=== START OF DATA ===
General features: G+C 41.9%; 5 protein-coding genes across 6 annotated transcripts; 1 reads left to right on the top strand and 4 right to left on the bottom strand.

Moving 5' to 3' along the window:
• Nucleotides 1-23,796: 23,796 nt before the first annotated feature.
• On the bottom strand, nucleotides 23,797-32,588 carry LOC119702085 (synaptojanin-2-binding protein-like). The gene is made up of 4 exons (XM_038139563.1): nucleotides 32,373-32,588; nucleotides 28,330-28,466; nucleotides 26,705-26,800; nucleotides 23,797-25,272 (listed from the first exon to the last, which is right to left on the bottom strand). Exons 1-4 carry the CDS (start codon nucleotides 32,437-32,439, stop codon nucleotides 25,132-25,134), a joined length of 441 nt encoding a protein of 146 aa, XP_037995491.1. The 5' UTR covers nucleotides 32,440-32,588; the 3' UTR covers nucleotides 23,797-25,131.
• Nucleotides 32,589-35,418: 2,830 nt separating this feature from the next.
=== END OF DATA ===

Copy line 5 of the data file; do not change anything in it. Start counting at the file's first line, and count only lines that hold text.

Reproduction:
• Nucleotides 32,589-35,418: 2,830 nt separating this feature from the next.